|The Human Rights Campaign should be credited with how quickly it came out with its statement after SCOTUS's ruling.|
By now, we are all aware that the Supreme Court ruled for a Philadelphia Catholic adoption agency in the latest attempt by the religious right to enshrine homophobic religious bigotry into law. But just in case some of us aren't, here is a recap from The Huffington Post:
The Supreme Court unanimously ruled in favor of faith-based foster agency Catholic Social Services in a case that has significant implications for LGBTQ foster parents as well as taxpayer-funded groups’ ability to discriminate against queer people or other faiths based on “religious freedom.” The case centers around two local foster agencies that the city of Philadelphia found would not work with same-sex couples as foster parents in 2018. The city deemed this a violation of their anti-discrimination policies, and stopped referring foster kids to those agencies. One agency, Catholic Social Services, sued the city, saying it was violating its First Amendment rights and demanding the city continue working with it even as it turned away gay couples as foster parents. In a decision released Thursday, the court held that Philadelphia’s refusal to contract with CSS violates the free exercise clause of the First Amendment, which protects a person’s right to freely exercise their religion. The ruling requires the city of Philadelphia to renew its contract with CSS.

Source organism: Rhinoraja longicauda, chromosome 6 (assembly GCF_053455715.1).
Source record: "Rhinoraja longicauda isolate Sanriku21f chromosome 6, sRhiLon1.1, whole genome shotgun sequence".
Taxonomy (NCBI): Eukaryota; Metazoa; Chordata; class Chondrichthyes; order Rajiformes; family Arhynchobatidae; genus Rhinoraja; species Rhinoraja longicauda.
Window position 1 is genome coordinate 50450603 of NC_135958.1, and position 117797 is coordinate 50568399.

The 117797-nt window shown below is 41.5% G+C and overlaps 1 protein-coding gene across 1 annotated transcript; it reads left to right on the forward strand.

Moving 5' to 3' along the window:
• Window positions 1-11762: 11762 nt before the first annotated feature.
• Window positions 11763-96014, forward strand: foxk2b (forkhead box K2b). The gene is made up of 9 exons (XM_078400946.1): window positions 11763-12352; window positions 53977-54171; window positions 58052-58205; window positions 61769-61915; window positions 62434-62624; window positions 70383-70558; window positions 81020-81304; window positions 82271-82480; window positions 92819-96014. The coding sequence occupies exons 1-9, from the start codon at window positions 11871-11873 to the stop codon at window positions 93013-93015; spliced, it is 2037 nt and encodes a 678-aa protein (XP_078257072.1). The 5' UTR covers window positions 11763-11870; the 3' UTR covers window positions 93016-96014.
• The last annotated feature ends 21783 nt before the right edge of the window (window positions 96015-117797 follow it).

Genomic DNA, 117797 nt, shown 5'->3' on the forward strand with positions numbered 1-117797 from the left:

Thursday’s ruling was a victory for Catholic Social Services, an organization associated with the Archdiocese of Philadelphia, and two foster parents, who alleged that Philadelphia’s refusal to make foster-care referrals to CSS discriminated against the group because of its religious beliefs about traditional marriage. But the decision fell short of the broad endorsement of religious freedom that the challengers had sought. While the justices unanimously agreed with CSS and the foster parents that the city’s action was unconstitutional, a six-justice majority left intact the Supreme Court’s 1990 decision in Employment Division v. Smith, which held that government actions do not violate the Constitution’s free exercise clause as long as they are neutral and apply to everyone.
In his 77-page concurring opinion, Alito argued that the court’s decision in Smith is a “severe holding” that is “ripe for reexamination.” He complained that, after all of the time and attention devoted to the case, the Supreme Court had issued only “a wisp of a decision that leaves religious liberty in a confused and vulnerable state. Those who count on this Court to stand up for the First Amendment have every right to be disappointed,” Alito concluded. He added, “as am I.”
BREAKING: #SCOTUS has ruled non-discrimination laws apply to taxpayer-funded child services so long as they are enforced neutrally but that Philadelphia’s law was not neutral. pic.twitter.com/COfLsBfghM— Human Rights Campaign (@HRC) June 17, 2021